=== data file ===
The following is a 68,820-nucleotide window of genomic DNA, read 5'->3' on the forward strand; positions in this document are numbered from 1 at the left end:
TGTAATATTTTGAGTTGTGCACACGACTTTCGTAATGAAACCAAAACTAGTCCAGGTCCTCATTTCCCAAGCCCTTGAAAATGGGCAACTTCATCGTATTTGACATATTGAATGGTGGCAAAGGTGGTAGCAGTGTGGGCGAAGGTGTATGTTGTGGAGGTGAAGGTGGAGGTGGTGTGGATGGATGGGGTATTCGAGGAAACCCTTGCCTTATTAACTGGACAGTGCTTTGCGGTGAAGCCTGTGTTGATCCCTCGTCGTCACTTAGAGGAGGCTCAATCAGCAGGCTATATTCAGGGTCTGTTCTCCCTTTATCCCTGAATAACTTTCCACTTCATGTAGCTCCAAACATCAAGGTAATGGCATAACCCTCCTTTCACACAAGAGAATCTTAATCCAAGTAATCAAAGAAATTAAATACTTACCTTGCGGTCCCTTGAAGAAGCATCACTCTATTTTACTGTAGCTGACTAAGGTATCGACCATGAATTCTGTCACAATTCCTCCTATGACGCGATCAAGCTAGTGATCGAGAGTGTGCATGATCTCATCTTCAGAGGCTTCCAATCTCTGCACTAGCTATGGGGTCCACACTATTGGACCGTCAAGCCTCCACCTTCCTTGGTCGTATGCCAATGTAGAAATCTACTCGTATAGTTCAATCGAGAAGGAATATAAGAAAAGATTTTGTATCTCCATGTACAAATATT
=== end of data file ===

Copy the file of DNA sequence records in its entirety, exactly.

The following is a 68,820-nucleotide window of genomic DNA, read 5'->3' on the forward strand; positions in this document are numbered from 1 at the left end:
TGTAATATTTTGAGTTGTGCACACGACTTTCGTAATGAAACCAAAACTAGTCCAGGTCCTCATTTCCCAAGCCCTTGAAAATGGGCAACTTCATCGTATTTGACATATTGAATGGTGGCAAAGGTGGTAGCAGTGTGGGCGAAGGTGTATGTTGTGGAGGTGAAGGTGGAGGTGGTGTGGATGGATGGGGTATTCGAGGAAACCCTTGCCTTATTAACTGGACAGTGCTTTGCGGTGAAGCCTGTGTTGATCCCTCGTCGTCACTTAGAGGAGGCTCAATCAGCAGGCTATATTCAGGGTCTGTTCTCCCTTTATCCCTGAATAACTTTCCACTTCATGTAGCTCCAAACATCAAGGTAATGGCATAACCCTCCTTTCACACAAGAGAATCTTAATCCAAGTAATCAAAGAAATTAAATACTTACCTTGCGGTCCCTTGAAGAAGCATCACTCTATTTTACTGTAGCTGACTAAGGTATCGACCATGAATTCTGTCACAATTCCTCCTATGACGCGATCAAGCTAGTGATCGAGAGTGTGCATGATCTCATCTTCAGAGGCTTCCAATCTCTGCACTAGCTATGGGGTCCACACTATTGGACCGTCAAGCCTCCACCTTCCTTGGTCGTATGCCAATGTAGAAATCTACTCGTATAGTTCAATCGAGAAGGAATATAAGAAAAGATTTTGTATCTCCATGTACAAATATT